I'm in USDA zone 10, Sunset zone 24 - have seen frost once in 20 years. I successfully grow Anna apples, Monterey pears, Santa Rosa Plum (weeping) and several low chill peaches: May-pride, Mid-pride, Florida Prince, and Bonanza II (a dwarf tree with full size peaches). The troubles I have had (lots of fog during the summer) are peach leaf curl, apple scab, powdery mildew (on the apple), some fireblight on the pear, and some sort of fungus on the plum and peaches late in the season.

    Bookmark   November 2, 2010 at 7:42PM
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shawnshawn

gardenguru,

where is the best place to get these exotic fruit trees?

It's not like the variety at my local Home Depot is that extensive.

Do you recommend any place?
thanks

    Bookmark   January 18, 2013 at 8:04PM
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lgteacher(SCal)

Chill hours are hours below 45 degrees, not below freezing. Anna apples do well, even near the coast. My sister grows cherimoyas and mulberries in Costa Mesa, and many of my nieghbors grow guavas. If you want stone fruit, the Dave Wilson chart will tell you which varieties need the fewest chill hours. You can ask your local chapter of California Rare Fruit Growers for suggestions. I just planted nectaplum and aprium, because I decided to get something I couldn't easily buy in the store.

Here is a link that might be useful: Planting Fruit Trees

    Bookmark   January 18, 2013 at 11:58PM
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ronke47(SoCal)

Check out the Papaya Tree Nursery website for the truly exotic stuff. Alex Silber, the owner, will answer questions via email and is often at local CRFG meetings. San Gabriel Nursery in San Gabriel has good trees though I haven't really looked for the exotic stuff there. Ditto for Green Arrow in North Hills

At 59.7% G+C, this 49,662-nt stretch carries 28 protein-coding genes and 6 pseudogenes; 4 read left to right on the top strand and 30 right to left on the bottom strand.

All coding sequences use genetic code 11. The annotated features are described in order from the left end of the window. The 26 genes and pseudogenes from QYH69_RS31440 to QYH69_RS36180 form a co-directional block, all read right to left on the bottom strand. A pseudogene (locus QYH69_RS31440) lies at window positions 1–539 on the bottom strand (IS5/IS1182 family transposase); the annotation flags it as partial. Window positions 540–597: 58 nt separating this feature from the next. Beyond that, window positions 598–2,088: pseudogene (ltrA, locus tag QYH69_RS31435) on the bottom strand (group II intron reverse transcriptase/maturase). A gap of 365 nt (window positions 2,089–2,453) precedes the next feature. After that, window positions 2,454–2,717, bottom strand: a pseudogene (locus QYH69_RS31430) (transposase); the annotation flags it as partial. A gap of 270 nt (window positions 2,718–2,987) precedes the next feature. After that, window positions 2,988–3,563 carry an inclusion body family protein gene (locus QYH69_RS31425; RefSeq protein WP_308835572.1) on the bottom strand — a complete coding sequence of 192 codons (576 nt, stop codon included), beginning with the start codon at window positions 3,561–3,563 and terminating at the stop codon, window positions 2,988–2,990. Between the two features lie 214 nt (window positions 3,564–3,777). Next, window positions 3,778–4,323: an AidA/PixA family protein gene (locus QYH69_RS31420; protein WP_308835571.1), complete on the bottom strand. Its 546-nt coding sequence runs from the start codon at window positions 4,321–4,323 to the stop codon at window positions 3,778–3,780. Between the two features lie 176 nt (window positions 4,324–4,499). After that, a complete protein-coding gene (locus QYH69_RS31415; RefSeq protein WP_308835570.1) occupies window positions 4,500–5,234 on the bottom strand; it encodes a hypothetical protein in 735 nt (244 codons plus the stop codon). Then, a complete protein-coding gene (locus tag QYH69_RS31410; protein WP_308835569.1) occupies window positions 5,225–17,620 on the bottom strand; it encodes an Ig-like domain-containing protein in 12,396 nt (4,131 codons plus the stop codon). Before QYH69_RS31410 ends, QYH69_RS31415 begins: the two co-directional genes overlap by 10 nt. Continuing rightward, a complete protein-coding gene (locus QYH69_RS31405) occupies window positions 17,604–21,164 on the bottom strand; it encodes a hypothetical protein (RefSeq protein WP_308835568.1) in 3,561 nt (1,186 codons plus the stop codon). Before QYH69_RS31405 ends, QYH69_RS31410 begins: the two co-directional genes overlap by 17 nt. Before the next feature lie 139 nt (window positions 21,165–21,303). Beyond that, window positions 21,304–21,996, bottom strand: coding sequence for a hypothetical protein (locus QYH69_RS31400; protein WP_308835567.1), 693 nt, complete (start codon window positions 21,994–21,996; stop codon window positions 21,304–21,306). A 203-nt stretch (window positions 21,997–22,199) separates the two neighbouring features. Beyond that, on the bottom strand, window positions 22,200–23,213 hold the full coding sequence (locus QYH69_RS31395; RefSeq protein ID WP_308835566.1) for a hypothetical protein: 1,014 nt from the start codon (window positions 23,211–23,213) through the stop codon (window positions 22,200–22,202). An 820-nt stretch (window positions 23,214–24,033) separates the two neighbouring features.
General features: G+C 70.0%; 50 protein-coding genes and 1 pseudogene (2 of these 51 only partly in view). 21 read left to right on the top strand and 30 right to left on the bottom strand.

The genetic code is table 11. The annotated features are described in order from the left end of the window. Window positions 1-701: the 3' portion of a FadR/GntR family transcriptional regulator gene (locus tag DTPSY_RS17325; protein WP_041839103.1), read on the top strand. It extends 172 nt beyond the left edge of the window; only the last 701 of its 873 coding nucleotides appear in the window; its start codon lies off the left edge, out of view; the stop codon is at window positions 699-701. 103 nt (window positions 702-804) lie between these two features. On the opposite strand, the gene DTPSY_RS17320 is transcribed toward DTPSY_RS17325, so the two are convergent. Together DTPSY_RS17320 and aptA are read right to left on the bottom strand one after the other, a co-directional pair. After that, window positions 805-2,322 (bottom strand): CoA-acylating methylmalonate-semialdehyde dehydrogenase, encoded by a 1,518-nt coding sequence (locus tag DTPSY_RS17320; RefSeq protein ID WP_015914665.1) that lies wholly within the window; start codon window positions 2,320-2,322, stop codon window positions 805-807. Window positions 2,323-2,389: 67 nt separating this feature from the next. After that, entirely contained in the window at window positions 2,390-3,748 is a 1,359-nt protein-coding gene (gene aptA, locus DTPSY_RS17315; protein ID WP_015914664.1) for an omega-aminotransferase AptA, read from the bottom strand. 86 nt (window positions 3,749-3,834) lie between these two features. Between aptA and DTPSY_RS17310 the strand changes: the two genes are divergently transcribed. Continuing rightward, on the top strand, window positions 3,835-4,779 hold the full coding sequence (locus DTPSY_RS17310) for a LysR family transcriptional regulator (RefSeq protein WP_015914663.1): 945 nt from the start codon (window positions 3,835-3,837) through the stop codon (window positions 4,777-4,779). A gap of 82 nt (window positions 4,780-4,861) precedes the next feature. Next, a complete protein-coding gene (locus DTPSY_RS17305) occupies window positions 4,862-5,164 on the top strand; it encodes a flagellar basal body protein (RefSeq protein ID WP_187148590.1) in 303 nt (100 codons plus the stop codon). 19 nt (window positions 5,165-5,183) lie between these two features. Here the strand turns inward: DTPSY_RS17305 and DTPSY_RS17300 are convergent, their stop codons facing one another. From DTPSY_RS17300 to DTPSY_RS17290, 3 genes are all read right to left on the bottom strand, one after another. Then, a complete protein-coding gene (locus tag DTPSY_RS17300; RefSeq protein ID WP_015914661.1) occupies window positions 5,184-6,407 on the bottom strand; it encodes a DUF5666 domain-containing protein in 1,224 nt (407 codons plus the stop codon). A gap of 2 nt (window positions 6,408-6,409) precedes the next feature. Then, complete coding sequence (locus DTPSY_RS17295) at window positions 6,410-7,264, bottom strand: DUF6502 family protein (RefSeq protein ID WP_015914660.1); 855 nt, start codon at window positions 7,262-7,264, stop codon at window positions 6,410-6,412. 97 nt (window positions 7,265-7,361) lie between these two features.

Bookmark   January 21, 2013 at 4:50PM
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dicot

My Santa Rosa plum died from root rot since I posted, so I give up on stone fruit near the coast. A Mexi-lime or more grapes is next on the list.

    Bookmark   January 21, 2013 at 10:03PM
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hosenemesis(SoCal Sunset 19 USDA 8b)

Go with grapes. New citrus pests on the way.

    Bookmark   January 21, 2013 at 11:34PM
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kittymoonbeam

Weeping Santa Rosa for Sunset 24? I am in 23 and was told I would never get fruit. Those are beautiful trees and supposed to have superior flavor. How much fruit are you getting in 24? I might try it if you get reliable results.

I grow Fuji and Pink Lady apples with success as well as Tangerines, strawberries, Santa Rosa plum, Pomegranate, fig and blueberries. Blueberries take lots of water and special soil. I grew bananas very well but you have to cut down the stalk that just made fruit and it is very heavy and full of water. It was a pain to dispose of it and I didn't have the room to let it lay there so goodbye bananas.

Across the street are two date palms that make dates in abundance every year. They aren't the tall kind you see in Palm Springs. They look very pretty and the dates are high quality.

    Bookmark   January 22, 2013 at 11:18PM